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What you need to know for 01/23/2018

Breach hubbub has died quickly

Breach hubbub has died quickly

Whew! Dodged that bullet.

Whew! Dodged that bullet.

When the Michaels arts-and-crafts chain admitted a breach of customer credit and debit card data last month, the local store I shop occasionally was hit. But it turned out my purchase there last summer was just outside the affected dates.

I also lucked out on Sally Beauty Holdings’ March announcement of a breach. I shop the hair-care retailer only when one particular “styling appliance” — a curler I can’t find elsewhere — breaks down every couple of years. But that hasn’t happened recently.

Nieman Marcus? The luxury merchant isn’t in our market, so I skated by that breach, which was revealed early in the year.

The massive breach at Target over the 2013 holiday season, though, likely ensnared me — or at least my bank felt it prudent to replace the credit card I had been using.

Staying vigilant on retail breaches can be exhausting. Congress may want to have my back on the problem as much as retail and banking interests do, but so far none has found the magic bullet.

Even this month’s “big data” report from the White House on privacy and data collection contained a recommendation on fighting breaches. But who knows when or whether it will gain traction.

Right now, 46 states and the District of Columbia have their own rules on data protection, which is part of the problem.

After Target’s breach, which affected as many as 110 million customers, Congress seemed interested in crafting national legislation to better protect personal information and simplify the breach-notification process. That effort stalled, though, after largely partisan bills surfaced following hearings in Washington, D.C.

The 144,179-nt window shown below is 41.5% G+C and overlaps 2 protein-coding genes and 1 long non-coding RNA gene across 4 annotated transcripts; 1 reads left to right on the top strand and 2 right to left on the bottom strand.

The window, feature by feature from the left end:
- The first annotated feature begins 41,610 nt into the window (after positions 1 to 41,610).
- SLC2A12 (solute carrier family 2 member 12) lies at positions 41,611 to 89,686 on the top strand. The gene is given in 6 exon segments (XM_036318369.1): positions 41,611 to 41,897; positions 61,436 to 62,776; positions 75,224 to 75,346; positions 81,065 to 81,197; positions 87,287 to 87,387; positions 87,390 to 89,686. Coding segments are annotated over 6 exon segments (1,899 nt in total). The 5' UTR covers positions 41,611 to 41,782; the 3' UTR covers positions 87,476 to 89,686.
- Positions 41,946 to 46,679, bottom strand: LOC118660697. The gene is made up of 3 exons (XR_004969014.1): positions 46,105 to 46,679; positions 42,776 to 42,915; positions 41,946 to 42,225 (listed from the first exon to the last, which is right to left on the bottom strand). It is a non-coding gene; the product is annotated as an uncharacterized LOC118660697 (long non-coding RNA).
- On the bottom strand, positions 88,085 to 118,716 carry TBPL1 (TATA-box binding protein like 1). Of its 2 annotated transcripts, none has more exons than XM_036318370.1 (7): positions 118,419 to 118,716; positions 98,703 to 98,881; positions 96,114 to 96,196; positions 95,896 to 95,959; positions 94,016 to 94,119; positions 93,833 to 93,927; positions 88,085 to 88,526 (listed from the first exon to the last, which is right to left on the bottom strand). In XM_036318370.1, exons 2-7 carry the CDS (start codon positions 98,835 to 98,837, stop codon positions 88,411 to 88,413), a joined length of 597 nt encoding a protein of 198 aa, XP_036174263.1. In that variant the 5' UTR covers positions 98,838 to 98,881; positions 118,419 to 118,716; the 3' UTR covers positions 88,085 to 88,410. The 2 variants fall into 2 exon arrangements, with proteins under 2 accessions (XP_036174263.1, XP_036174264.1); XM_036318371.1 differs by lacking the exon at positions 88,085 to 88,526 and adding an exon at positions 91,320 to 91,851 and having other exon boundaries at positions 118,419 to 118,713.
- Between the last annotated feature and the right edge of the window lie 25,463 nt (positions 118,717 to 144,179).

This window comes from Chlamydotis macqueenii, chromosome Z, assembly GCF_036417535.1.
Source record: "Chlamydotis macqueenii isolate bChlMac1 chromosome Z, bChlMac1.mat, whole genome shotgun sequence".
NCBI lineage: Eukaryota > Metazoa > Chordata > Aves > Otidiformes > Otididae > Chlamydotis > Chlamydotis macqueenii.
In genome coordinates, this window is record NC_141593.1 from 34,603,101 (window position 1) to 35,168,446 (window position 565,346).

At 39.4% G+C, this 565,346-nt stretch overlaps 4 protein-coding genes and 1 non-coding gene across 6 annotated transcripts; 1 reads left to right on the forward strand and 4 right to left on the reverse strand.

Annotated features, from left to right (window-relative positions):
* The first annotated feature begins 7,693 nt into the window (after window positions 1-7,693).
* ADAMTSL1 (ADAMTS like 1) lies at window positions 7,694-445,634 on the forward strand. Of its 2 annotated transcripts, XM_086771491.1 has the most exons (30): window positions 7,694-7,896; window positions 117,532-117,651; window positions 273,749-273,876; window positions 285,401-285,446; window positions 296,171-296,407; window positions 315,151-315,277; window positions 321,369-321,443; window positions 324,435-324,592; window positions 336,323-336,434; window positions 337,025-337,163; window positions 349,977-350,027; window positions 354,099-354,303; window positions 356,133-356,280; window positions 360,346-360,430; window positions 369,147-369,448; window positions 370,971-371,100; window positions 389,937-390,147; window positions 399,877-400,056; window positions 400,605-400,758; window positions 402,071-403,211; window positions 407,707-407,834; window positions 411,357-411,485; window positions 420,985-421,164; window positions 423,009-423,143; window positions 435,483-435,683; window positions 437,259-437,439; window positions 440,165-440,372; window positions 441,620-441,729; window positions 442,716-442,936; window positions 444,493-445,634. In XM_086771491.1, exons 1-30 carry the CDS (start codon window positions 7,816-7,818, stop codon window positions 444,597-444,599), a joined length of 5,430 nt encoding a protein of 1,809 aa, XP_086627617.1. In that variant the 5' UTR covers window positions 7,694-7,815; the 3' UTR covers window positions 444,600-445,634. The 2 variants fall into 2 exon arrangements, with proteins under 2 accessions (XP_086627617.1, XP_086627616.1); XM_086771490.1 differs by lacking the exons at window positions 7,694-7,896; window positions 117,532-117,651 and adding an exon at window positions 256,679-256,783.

Retail and banking interests also seemed amenable to a national law, although each likes to point a finger of blame at the other for the breaches. (Financial institutions need to adopt new card technologies, the retailers say; chains need to be held accountable when lax protocols allow data to be stolen, bankers say.) The White House’s May 1 “big data” report reached back to a 2011 administration proposal for national legislation that would require businesses handling more than 10,000 transactions a year to notify consumers quickly — within 60 days — if their personal information were stolen.

But as one privacy and data-security lawyer told The Hill newspaper in D.C., national data breach bills have been around for years. “There is a reason they haven’t passed,” he said, pointing to the difficulty of writing legislation to surmount so many state laws.

Yet the Michaels chain set an example when it posted on its website a detailed state-by-state list of likely affected stores and breach dates. On the other hand, finding out when Sally’s thought its system was breached took a bit of sleuthing.

C’mon now. Do consumers really have to assume a Sherlock Holmes persona to discover whether our cards and data have been compromised? We deserve better.

Marlene Kennedy is a freelance columnist. Opinions expressed in her column are her own and not necessarily the newspaper’s. Reach her at

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